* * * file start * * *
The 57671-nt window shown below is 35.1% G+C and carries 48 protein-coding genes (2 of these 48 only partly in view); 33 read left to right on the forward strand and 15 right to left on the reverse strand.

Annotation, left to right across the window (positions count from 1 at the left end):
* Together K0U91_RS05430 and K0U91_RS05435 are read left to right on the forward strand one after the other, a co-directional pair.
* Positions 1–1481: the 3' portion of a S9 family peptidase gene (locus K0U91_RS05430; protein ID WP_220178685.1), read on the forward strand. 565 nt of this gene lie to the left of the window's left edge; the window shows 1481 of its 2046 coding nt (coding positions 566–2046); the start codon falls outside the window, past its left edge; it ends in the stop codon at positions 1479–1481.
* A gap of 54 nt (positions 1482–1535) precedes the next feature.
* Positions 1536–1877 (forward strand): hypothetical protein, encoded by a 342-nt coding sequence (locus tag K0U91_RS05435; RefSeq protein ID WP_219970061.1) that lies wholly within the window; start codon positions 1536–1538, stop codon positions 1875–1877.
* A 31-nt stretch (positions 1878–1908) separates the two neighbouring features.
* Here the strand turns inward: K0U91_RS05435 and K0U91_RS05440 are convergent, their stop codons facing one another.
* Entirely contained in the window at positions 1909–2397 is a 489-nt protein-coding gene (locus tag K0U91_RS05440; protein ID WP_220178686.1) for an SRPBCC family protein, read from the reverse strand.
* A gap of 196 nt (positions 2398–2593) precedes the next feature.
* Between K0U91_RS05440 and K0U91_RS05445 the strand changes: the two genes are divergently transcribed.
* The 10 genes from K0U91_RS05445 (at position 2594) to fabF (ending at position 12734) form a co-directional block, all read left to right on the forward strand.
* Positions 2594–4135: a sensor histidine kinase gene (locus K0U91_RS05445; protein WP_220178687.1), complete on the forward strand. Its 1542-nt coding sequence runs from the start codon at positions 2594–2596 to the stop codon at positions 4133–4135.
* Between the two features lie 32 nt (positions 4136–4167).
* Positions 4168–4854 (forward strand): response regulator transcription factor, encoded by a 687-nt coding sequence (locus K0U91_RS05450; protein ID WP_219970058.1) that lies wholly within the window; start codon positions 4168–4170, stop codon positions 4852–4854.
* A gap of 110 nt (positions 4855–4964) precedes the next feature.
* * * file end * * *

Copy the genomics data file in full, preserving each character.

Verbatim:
The 57671-nt window shown below is 35.1% G+C and carries 48 protein-coding genes (2 of these 48 only partly in view); 33 read left to right on the forward strand and 15 right to left on the reverse strand.

Annotation, left to right across the window (positions count from 1 at the left end):
* Together K0U91_RS05430 and K0U91_RS05435 are read left to right on the forward strand one after the other, a co-directional pair.
* Positions 1–1481: the 3' portion of a S9 family peptidase gene (locus K0U91_RS05430; protein ID WP_220178685.1), read on the forward strand. 565 nt of this gene lie to the left of the window's left edge; the window shows 1481 of its 2046 coding nt (coding positions 566–2046); the start codon falls outside the window, past its left edge; it ends in the stop codon at positions 1479–1481.
* A gap of 54 nt (positions 1482–1535) precedes the next feature.
* Positions 1536–1877 (forward strand): hypothetical protein, encoded by a 342-nt coding sequence (locus tag K0U91_RS05435; RefSeq protein ID WP_219970061.1) that lies wholly within the window; start codon positions 1536–1538, stop codon positions 1875–1877.
* A 31-nt stretch (positions 1878–1908) separates the two neighbouring features.
* Here the strand turns inward: K0U91_RS05435 and K0U91_RS05440 are convergent, their stop codons facing one another.
* Entirely contained in the window at positions 1909–2397 is a 489-nt protein-coding gene (locus tag K0U91_RS05440; protein ID WP_220178686.1) for an SRPBCC family protein, read from the reverse strand.
* A gap of 196 nt (positions 2398–2593) precedes the next feature.
* Between K0U91_RS05440 and K0U91_RS05445 the strand changes: the two genes are divergently transcribed.
* The 10 genes from K0U91_RS05445 (at position 2594) to fabF (ending at position 12734) form a co-directional block, all read left to right on the forward strand.
* Positions 2594–4135: a sensor histidine kinase gene (locus K0U91_RS05445; protein WP_220178687.1), complete on the forward strand. Its 1542-nt coding sequence runs from the start codon at positions 2594–2596 to the stop codon at positions 4133–4135.
* Between the two features lie 32 nt (positions 4136–4167).
* Positions 4168–4854 (forward strand): response regulator transcription factor, encoded by a 687-nt coding sequence (locus K0U91_RS05450; protein ID WP_219970058.1) that lies wholly within the window; start codon positions 4168–4170, stop codon positions 4852–4854.
* A gap of 110 nt (positions 4855–4964) precedes the next feature.